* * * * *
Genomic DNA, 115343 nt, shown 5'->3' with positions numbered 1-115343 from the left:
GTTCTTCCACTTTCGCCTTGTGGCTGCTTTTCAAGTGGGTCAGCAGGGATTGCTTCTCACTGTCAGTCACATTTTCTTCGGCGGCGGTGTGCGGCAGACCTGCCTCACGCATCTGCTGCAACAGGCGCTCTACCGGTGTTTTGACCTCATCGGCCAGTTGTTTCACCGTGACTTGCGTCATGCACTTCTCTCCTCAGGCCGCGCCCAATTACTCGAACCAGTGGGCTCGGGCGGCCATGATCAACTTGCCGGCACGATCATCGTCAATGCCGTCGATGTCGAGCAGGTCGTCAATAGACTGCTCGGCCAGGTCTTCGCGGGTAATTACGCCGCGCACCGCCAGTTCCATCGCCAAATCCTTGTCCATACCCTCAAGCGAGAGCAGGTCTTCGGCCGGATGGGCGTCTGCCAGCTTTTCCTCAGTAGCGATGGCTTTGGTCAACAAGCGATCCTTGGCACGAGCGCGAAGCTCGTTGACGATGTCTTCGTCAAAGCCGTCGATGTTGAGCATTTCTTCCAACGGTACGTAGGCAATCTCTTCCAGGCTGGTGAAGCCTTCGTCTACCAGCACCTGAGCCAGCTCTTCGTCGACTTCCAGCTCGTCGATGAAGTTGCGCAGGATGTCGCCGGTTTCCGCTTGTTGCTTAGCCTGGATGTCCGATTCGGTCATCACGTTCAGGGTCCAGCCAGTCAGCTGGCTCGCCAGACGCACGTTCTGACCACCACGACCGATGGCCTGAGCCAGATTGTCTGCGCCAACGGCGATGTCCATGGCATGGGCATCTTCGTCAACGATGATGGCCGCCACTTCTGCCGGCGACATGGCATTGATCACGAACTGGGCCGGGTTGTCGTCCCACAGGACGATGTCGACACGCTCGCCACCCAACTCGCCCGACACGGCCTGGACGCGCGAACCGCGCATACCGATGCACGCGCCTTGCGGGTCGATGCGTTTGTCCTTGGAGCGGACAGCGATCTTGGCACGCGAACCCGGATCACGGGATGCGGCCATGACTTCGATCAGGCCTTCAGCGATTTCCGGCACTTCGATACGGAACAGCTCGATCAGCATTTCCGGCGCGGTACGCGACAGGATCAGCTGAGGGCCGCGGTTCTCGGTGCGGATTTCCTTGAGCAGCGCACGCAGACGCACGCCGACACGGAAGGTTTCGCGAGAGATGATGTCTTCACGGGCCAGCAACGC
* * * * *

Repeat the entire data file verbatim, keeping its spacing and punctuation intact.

Genomic DNA, 115343 nt, shown 5'->3' with positions numbered 1-115343 from the left:
GTTCTTCCACTTTCGCCTTGTGGCTGCTTTTCAAGTGGGTCAGCAGGGATTGCTTCTCACTGTCAGTCACATTTTCTTCGGCGGCGGTGTGCGGCAGACCTGCCTCACGCATCTGCTGCAACAGGCGCTCTACCGGTGTTTTGACCTCATCGGCCAGTTGTTTCACCGTGACTTGCGTCATGCACTTCTCTCCTCAGGCCGCGCCCAATTACTCGAACCAGTGGGCTCGGGCGGCCATGATCAACTTGCCGGCACGATCATCGTCAATGCCGTCGATGTCGAGCAGGTCGTCAATAGACTGCTCGGCCAGGTCTTCGCGGGTAATTACGCCGCGCACCGCCAGTTCCATCGCCAAATCCTTGTCCATACCCTCAAGCGAGAGCAGGTCTTCGGCCGGATGGGCGTCTGCCAGCTTTTCCTCAGTAGCGATGGCTTTGGTCAACAAGCGATCCTTGGCACGAGCGCGAAGCTCGTTGACGATGTCTTCGTCAAAGCCGTCGATGTTGAGCATTTCTTCCAACGGTACGTAGGCAATCTCTTCCAGGCTGGTGAAGCCTTCGTCTACCAGCACCTGAGCCAGCTCTTCGTCGACTTCCAGCTCGTCGATGAAGTTGCGCAGGATGTCGCCGGTTTCCGCTTGTTGCTTAGCCTGGATGTCCGATTCGGTCATCACGTTCAGGGTCCAGCCAGTCAGCTGGCTCGCCAGACGCACGTTCTGACCACCACGACCGATGGCCTGAGCCAGATTGTCTGCGCCAACGGCGATGTCCATGGCATGGGCATCTTCGTCAACGATGATGGCCGCCACTTCTGCCGGCGACATGGCATTGATCACGAACTGGGCCGGGTTGTCGTCCCACAGGACGATGTCGACACGCTCGCCACCCAACTCGCCCGACACGGCCTGGACGCGCGAACCGCGCATACCGATGCACGCGCCTTGCGGGTCGATGCGTTTGTCCTTGGAGCGGACAGCGATCTTGGCACGCGAACCCGGATCACGGGATGCGGCCATGACTTCGATCAGGCCTTCAGCGATTTCCGGCACTTCGATACGGAACAGCTCGATCAGCATTTCCGGCGCGGTACGCGACAGGATCAGCTGAGGGCCGCGGTTCTCGGTGCGGATTTCCTTGAGCAGCGCACGCAGACGCACGCCGACACGGAAGGTTTCGCGAGAGATGATGTCTTCACGGGCCAGCAACGC